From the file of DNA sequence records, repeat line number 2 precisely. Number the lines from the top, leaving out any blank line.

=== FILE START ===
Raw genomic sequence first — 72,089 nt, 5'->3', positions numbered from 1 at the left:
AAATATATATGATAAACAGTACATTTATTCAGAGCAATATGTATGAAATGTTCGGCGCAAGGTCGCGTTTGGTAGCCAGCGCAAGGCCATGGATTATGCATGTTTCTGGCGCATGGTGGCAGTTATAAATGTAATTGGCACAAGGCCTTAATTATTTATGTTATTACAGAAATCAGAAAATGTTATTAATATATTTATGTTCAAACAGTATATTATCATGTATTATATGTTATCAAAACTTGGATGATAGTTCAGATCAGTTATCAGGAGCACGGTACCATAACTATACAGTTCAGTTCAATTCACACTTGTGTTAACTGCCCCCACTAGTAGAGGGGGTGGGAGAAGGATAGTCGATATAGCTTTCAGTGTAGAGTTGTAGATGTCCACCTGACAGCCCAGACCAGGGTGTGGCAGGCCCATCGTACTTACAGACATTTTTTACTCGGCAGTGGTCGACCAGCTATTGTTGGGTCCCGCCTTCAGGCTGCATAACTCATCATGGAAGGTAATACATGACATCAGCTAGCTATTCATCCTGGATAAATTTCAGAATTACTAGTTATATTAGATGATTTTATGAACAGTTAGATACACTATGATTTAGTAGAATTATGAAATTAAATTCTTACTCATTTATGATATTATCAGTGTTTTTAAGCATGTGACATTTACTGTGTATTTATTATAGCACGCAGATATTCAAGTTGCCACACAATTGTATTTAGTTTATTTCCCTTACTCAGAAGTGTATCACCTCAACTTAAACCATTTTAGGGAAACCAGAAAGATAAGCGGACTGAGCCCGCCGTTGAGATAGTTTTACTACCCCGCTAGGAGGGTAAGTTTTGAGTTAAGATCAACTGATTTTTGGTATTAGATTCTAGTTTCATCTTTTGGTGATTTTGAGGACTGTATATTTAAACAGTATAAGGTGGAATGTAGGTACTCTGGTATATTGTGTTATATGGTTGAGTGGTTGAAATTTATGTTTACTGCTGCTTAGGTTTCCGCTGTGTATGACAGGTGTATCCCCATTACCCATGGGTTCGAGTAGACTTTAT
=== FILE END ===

AAATATATATGATAAACAGTACATTTATTCAGAGCAATATGTATGAAATGTTCGGCGCAAGGTCGCGTTTGGTAGCCAGCGCAAGGCCATGGATTATGCATGTTTCTGGCGCATGGTGGCAGTTATAAATGTAATTGGCACAAGGCCTTAATTATTTATGTTATTACAGAAATCAGAAAATGTTATTAATATATTTATGTTCAAACAGTATATTATCATGTATTATATGTTATCAAAACTTGGATGATAGTTCAGATCAGTTATCAGGAGCACGGTACCATAACTATACAGTTCAGTTCAATTCACACTTGTGTTAACTGCCCCCACTAGTAGAGGGGGTGGGAGAAGGATAGTCGATATAGCTTTCAGTGTAGAGTTGTAGATGTCCACCTGACAGCCCAGACCAGGGTGTGGCAGGCCCATCGTACTTACAGACATTTTTTACTCGGCAGTGGTCGACCAGCTATTGTTGGGTCCCGCCTTCAGGCTGCATAACTCATCATGGAAGGTAATACATGACATCAGCTAGCTATTCATCCTGGATAAATTTCAGAATTACTAGTTATATTAGATGATTTTATGAACAGTTAGATACACTATGATTTAGTAGAATTATGAAATTAAATTCTTACTCATTTATGATATTATCAGTGTTTTTAAGCATGTGACATTTACTGTGTATTTATTATAGCACGCAGATATTCAAGTTGCCACACAATTGTATTTAGTTTATTTCCCTTACTCAGAAGTGTATCACCTCAACTTAAACCATTTTAGGGAAACCAGAAAGATAAGCGGACTGAGCCCGCCGTTGAGATAGTTTTACTACCCCGCTAGGAGGGTAAGTTTTGAGTTAAGATCAACTGATTTTTGGTATTAGATTCTAGTTTCATCTTTTGGTGATTTTGAGGACTGTATATTTAAACAGTATAAGGTGGAATGTAGGTACTCTGGTATATTGTGTTATATGGTTGAGTGGTTGAAATTTATGTTTACTGCTGCTTAGGTTTCCGCTGTGTATGACAGGTGTATCCCCATTACCCATGGGTTCGAGTAGACTTTAT